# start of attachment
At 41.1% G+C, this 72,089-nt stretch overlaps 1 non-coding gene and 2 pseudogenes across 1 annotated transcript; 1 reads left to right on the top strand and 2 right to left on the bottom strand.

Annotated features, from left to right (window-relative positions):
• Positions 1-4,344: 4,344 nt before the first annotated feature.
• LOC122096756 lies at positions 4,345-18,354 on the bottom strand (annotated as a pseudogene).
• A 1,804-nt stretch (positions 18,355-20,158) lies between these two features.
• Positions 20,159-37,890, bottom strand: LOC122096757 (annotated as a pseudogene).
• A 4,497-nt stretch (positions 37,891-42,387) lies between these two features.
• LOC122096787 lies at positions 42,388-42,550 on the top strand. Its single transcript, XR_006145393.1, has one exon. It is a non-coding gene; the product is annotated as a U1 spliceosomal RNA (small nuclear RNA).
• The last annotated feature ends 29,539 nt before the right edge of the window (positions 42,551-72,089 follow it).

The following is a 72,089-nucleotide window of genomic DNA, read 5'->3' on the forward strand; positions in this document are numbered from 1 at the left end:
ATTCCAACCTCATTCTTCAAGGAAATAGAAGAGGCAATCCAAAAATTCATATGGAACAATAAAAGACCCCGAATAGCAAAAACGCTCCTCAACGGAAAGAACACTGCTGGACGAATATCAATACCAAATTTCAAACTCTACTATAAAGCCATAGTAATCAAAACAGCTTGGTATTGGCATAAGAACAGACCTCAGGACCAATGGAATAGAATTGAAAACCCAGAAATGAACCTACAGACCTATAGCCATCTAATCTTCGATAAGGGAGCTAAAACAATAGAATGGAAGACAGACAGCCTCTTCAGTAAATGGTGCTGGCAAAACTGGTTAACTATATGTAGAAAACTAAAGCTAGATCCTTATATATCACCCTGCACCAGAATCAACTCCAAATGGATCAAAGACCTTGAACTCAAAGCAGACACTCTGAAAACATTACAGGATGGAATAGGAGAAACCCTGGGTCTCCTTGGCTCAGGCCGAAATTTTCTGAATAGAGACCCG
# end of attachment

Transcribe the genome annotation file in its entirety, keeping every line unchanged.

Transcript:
At 41.1% G+C, this 72,089-nt stretch overlaps 1 non-coding gene and 2 pseudogenes across 1 annotated transcript; 1 reads left to right on the top strand and 2 right to left on the bottom strand.

Annotated features, from left to right (window-relative positions):
• Positions 1-4,344: 4,344 nt before the first annotated feature.
• LOC122096756 lies at positions 4,345-18,354 on the bottom strand (annotated as a pseudogene).
• A 1,804-nt stretch (positions 18,355-20,158) lies between these two features.
• Positions 20,159-37,890, bottom strand: LOC122096757 (annotated as a pseudogene).
• A 4,497-nt stretch (positions 37,891-42,387) lies between these two features.
• LOC122096787 lies at positions 42,388-42,550 on the top strand. Its single transcript, XR_006145393.1, has one exon. It is a non-coding gene; the product is annotated as a U1 spliceosomal RNA (small nuclear RNA).
• The last annotated feature ends 29,539 nt before the right edge of the window (positions 42,551-72,089 follow it).

The following is a 72,089-nucleotide window of genomic DNA, read 5'->3' on the forward strand; positions in this document are numbered from 1 at the left end:
ATTCCAACCTCATTCTTCAAGGAAATAGAAGAGGCAATCCAAAAATTCATATGGAACAATAAAAGACCCCGAATAGCAAAAACGCTCCTCAACGGAAAGAACACTGCTGGACGAATATCAATACCAAATTTCAAACTCTACTATAAAGCCATAGTAATCAAAACAGCTTGGTATTGGCATAAGAACAGACCTCAGGACCAATGGAATAGAATTGAAAACCCAGAAATGAACCTACAGACCTATAGCCATCTAATCTTCGATAAGGGAGCTAAAACAATAGAATGGAAGACAGACAGCCTCTTCAGTAAATGGTGCTGGCAAAACTGGTTAACTATATGTAGAAAACTAAAGCTAGATCCTTATATATCACCCTGCACCAGAATCAACTCCAAATGGATCAAAGACCTTGAACTCAAAGCAGACACTCTGAAAACATTACAGGATGGAATAGGAGAAACCCTGGGTCTCCTTGGCTCAGGCCGAAATTTTCTGAATAGAGACCCG